Enclosure use as a measure of behavioral welfare in zoo-housed African wild dogs (Lycaon pictus).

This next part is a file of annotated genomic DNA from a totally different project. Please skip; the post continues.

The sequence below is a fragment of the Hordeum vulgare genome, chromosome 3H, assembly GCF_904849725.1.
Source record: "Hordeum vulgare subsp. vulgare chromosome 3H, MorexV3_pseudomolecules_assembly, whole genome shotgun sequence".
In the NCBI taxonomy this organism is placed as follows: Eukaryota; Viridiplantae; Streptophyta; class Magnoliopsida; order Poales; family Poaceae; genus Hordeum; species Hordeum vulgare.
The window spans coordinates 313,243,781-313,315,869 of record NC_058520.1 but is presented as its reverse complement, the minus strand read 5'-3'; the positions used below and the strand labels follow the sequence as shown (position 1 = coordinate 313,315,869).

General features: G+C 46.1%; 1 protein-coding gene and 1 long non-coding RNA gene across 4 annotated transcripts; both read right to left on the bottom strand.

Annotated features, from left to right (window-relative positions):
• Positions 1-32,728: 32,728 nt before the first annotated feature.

African wild dogs Lycaon pictus are a popularly exhibited zoo animal, frequently housed in groups to represent their natural packs in the wild. While such group housing is common, the effects of changes to that group are seldom directly investigated. This study examined the enclosure use of three African wild dog siblings located at the Woodland Park Zoo. The wild dogs were observed during a period of several weeks, during which one of the dogs was periodically removed from the group. Groupings of the wild dogs were examined during three conditions: (1) ALL 3, when all three dogs were on-exhibit, (2) MIXED, when one of the dogs was held off-exhibit, and (3) ALL 2, when only two animals remained in the enclosure and on-exhibit. Removal of one of the dogs from the on-exhibit portion of the enclosure (MIXED and ALL 2 conditions) significantly modified overall area usage and variability in enclosure use (as measured via Entropy, a single measure of area use variability) for the two remaining on-exhibit wild dogs. The results suggest that overall enclosure use, with attention to variability in enclosure areas used, can function as a relevant behavioural welfare measure for group-housed zoo animals, particularly when direct measures of behaviours are inconclusive.